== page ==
ALR debate skirts general farming issue
The proposed BC Liberal government has opened up another can of worms with its proposed changes to the Agricultural Land Commission (ALC) and the Agricultural Land Reserve (ALR).
Before 1973, when this reserve was created, the province was losing an increasing amount of productive farm land to urban development. This amount was dramatically reduced with the introduction of the nearly 5 million hectares of ALR land. Land is added to and taken from this reserve every year, often at the urging of land owners.
The changes involve leaving Zone 1 ALR land restrictions (in places like the Okanagan and Vancouver Island) in place and making it easier to remove lands or lease them for non-agricultural purposes in Zone 2, which is mainly in the north and interior--including the East Kootenay.
Opponents of the plan point out that there was no public consultation and the changes don’t appear to be science-based. They also point out that arable land will now become a beacon for developers--and developers would probably want to use the best land possible. They also object because face it, the world’s population is growing and land that is set aside for food production should be worth more than any monetary value we can attach to it.
Proponents of the plan like that they would have more flexibility in leasing out their property, along with it being easier to have another business on the property. In some cases, the new legislation would make it not as difficult to remove a piece of their property from the ALR altogether. Should this legislation pass, property currently in Zone 2 will become more valuable as many restrictions will be eased. That prospect alone has to make some ALR property owners interested in Bill 24 passing.
And so both sides keep arguing their very valid points. But the debate seems to be skirting the elephant in the room—it is nearly impossible to afford to be a small scale farmer anymore and even some of the larger players are nearly played out.
Farming has always been a business where the margins are tight and much of the ALR controversy is about working these margins just so a farmer can survive.
A report put together by the National Farmers Union in 2008, called “The Farm Crisis and the Cattle Sector: Toward a New Analysis and New Solutions”, laid out a bleak reality for cattle farmers—an industry alive in the East Kootenay.
The report observed that, adjusted for inflation, the national average price for a hundred weight for slaughter steers was $174 between 1942 and 1989. In 2008, the same weight netted around $85.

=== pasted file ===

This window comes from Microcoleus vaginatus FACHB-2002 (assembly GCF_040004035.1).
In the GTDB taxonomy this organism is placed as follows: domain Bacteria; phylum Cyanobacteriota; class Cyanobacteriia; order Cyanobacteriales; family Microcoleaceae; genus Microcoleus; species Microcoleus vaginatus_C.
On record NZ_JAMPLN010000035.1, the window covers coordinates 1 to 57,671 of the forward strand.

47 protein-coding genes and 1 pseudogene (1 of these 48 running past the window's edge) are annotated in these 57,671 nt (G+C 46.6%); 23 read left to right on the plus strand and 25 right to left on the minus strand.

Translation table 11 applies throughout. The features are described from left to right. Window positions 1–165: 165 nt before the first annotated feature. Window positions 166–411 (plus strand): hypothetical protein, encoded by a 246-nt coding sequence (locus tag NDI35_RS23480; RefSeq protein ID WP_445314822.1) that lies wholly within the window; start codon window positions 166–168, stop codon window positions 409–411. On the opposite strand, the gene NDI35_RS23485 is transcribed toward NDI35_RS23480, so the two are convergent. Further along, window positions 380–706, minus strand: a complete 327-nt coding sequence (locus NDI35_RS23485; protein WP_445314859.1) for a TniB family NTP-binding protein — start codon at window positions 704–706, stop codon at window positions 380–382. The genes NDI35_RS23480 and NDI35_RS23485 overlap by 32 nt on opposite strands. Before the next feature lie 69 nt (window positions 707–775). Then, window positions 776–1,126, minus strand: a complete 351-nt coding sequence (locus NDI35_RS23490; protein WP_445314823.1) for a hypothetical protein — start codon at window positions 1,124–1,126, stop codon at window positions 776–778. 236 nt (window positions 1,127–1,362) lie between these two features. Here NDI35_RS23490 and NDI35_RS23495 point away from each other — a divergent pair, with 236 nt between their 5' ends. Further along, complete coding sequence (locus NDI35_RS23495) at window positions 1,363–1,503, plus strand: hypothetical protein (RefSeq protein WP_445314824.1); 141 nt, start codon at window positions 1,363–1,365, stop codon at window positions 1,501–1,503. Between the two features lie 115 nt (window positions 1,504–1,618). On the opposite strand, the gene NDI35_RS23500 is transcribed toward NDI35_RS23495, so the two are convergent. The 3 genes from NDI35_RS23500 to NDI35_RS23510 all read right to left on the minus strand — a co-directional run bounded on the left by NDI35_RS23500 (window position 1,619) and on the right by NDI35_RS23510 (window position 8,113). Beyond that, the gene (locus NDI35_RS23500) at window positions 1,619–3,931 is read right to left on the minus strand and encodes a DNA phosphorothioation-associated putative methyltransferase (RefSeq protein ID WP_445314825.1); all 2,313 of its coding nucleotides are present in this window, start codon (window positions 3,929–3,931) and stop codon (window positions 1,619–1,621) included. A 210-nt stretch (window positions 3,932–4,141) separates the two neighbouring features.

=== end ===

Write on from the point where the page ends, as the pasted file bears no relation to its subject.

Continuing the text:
“How can this be?,” asked the authors of the report. “In the 1940s, ’50s, ’60s, ’70s, and ’80s, using packing plants that were comparatively inefficient, paying workers 22% more, serving a smaller market, and selling to less-affluent consumers, the system was able to pass back to farmers twice as much per animal.”
This halving of profit came at a time when the packers made their plants super-efficient, cut wages and ramped up production, mainly for export. It noted that most of the small packers, who used to compete with each other, have also been bought out by large corporations who immediately cut the pay to the feedlots, and making it nearly impossible for farmer’s to sell their animals at a decent rate. As well, packers now own more of their own cattle, a development that allows them to cut prices paid to the farmer while they use up their own stock. That is a simplified analysis of the report’s conclusions.
As the food business becomes ever more corporate, these problems, in various ways, are increasingly being shared with non-cattle farmers.
Now If farming was a business that paid the owners fairly, chances are most would be happy with the current ALR. Farmer’s would have to work outside of the farm far less, the land would be worth more in resale and the current restrictions and bureaucracy wouldn’t seem so onerous.
But it is not and while the Farmers’ Union report laid out some suggestions such as developing and encouraging local food, a better balance with domestic consumption vs. export and collective marketing agencies—all would require government (federal and provincial) will to succeed. Governments, unfortunately, have a poor track record when it comes to siding with working people over conglomerates.
And that seems to be what inspires such passion in the ALR argument. The proposed ALR legislation is a big deal but ultimately it is a distraction from something truly disturbing that has happened to our once-mighty agricultural sector. Farmers are incredibly hard-working people who are used to sacrificing to stay on their land. We, as a country, have allowed this sector to be taken advantage of and as long as that is the case, debates over the smallest margins will be argued heatedly.
What else can a farmer do?